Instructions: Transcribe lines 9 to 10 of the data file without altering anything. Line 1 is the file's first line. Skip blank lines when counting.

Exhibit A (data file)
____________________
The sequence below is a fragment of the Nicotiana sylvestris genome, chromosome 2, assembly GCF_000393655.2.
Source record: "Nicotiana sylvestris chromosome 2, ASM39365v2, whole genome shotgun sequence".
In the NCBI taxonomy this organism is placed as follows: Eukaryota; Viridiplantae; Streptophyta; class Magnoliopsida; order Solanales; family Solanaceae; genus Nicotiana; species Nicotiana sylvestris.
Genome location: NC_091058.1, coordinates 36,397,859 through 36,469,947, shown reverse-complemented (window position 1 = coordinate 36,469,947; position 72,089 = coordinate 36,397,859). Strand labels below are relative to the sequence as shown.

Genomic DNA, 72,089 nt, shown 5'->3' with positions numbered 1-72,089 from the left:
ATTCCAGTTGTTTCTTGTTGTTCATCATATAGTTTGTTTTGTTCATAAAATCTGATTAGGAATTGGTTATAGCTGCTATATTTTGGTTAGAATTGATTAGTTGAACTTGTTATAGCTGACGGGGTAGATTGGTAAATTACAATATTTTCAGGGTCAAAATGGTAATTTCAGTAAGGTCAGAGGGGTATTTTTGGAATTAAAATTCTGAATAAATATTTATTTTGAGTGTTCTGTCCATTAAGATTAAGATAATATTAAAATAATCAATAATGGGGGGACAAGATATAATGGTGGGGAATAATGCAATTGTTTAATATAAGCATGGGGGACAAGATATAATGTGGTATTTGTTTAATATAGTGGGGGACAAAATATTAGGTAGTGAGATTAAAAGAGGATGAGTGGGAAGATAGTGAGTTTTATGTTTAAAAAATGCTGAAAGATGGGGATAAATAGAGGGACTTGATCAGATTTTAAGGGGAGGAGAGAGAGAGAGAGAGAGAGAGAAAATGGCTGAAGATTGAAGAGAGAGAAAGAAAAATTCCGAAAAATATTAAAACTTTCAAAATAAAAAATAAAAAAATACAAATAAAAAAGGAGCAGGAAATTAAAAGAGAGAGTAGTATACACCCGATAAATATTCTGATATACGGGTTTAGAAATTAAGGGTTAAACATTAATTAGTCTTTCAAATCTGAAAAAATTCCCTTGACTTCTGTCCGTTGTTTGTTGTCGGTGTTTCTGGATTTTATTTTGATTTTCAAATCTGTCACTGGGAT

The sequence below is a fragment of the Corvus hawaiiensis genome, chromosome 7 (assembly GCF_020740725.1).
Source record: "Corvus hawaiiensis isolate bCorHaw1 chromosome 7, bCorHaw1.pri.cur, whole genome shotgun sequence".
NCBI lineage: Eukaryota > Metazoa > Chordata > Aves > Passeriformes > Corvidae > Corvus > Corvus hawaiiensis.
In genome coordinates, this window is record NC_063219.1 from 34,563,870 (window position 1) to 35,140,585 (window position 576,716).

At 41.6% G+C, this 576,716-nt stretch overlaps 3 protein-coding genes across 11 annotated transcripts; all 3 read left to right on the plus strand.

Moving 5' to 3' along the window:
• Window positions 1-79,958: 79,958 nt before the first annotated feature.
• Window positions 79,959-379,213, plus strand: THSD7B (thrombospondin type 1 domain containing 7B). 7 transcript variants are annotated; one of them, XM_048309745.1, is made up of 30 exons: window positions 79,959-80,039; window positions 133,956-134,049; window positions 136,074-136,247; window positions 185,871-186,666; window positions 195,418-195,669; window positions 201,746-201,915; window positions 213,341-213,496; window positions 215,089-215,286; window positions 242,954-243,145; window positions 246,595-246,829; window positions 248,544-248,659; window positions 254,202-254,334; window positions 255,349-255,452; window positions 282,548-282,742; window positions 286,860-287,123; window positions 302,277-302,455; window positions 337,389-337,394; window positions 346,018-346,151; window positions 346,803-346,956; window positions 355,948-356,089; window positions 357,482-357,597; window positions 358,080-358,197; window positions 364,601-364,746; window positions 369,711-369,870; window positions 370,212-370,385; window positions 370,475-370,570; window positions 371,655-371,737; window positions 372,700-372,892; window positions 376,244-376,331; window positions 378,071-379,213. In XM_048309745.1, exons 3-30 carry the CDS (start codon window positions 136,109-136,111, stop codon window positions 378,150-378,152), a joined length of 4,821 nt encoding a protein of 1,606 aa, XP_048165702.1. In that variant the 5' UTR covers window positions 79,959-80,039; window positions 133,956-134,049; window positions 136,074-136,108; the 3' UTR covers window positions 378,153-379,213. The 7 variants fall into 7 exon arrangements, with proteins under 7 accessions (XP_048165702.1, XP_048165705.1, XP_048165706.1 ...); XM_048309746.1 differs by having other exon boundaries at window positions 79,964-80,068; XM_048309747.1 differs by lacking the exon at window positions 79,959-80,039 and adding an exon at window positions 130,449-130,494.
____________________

NCBI lineage: Eukaryota > Metazoa > Chordata > Aves > Passeriformes > Corvidae > Corvus > Corvus hawaiiensis.
In genome coordinates, this window is record NC_063219.1 from 34,563,870 (window position 1) to 35,140,585 (window position 576,716).